I was vaguely disappointed, in contrast to my paralysed shocks at THE BIG CON , for instance. The wounds often did not go deep enough, or, as in the case of the ART stab at the end, too superficially observed, too general. For me, that there was no mention Mr Kosky's penchant for actors in underwear, and covered in body excretions was a major discrepancy in Perfect's lyrics of this song (the underwear, shit, vomit and blood 'factories' of the Sydney theatre scene – Melbourne, too, I venture – should be on the Stock Market register – shares for these products must be astronomical, the recipes, pure gold). But this is a very personal observation and want. The song does enough scores to give it punch. Maybe the influence of Mr Perfect's recent television work OFFSPRING, is taming him? Or is it that his role as a dad now is causing some re-think about his public persona or reputation? Or am I shock proof, theses days?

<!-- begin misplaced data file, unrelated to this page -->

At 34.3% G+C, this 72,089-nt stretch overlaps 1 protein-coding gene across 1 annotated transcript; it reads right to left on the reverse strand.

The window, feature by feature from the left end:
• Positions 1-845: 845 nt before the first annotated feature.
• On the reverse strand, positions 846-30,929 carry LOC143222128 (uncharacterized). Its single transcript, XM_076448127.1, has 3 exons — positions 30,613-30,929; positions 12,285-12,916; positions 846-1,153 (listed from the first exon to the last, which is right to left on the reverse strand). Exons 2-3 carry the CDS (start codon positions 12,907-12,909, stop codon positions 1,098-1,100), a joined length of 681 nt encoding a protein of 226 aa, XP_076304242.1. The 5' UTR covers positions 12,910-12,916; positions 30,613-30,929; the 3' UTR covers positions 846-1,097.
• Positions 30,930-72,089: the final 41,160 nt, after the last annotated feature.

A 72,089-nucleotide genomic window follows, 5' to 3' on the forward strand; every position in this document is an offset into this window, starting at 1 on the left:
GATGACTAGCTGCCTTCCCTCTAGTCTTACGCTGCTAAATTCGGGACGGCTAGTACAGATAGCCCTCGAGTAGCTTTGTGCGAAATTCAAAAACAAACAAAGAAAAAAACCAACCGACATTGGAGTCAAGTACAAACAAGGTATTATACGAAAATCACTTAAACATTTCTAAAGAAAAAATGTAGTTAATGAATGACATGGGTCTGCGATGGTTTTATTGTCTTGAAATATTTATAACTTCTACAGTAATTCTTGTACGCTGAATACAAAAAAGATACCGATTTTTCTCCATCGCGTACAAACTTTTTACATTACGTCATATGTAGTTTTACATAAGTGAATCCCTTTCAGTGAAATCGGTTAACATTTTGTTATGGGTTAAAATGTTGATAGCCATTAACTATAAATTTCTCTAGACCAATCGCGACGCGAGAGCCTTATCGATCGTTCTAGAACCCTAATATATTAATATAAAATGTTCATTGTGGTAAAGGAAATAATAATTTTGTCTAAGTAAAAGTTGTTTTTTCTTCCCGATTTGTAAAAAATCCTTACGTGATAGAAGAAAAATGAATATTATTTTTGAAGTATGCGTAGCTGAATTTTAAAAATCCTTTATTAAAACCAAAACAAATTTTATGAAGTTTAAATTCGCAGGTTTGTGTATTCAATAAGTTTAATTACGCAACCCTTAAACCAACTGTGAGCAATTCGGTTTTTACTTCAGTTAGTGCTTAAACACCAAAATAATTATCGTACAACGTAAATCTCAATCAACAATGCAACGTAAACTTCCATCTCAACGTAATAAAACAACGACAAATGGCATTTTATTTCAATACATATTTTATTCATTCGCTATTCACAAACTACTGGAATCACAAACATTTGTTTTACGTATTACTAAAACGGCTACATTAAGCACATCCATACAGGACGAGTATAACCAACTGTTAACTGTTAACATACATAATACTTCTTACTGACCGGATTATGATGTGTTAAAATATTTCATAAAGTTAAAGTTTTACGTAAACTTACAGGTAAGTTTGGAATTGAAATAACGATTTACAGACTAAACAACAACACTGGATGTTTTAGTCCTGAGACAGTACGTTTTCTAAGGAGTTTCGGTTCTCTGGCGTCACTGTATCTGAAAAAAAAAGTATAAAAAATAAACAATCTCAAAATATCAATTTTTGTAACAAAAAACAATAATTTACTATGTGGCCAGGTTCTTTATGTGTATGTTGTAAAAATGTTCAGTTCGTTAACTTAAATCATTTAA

Eddie Perfect, along with Iota, Paul Capsis, and Trevor Ashley, are a very astringent and bracing stellar cohort of cabaret artists that should not ever be missed, when the opportunity arises – so I recommend, do go and see what you think!

Friday, January 7, 2011


Urged by others, here we go with a look back over my theatre going year in 2010.

Re-iterating my belief in the importance of the writer as the centre of the theatre experience let's begin with those productions of plays that impressed.

In the Sydney theatre going experience it is interesting to me to see how the new Australian work is what dominated my pleasurable responses. In no particular order:

THE BOOK OF EVERYTHING. Adapted by Richard Tulloch from the novel by Guus Kuljer. A wonderful production for both children and adults from Belvoir B Company and Theatre of Image. Beautiful design by Kim Carpenter, directed by Neil Armfield in his usual subtle way with great performances from all, particularly Matthew Whittet, Julie Forsyth, Yael Stone, Deborah Kennedy.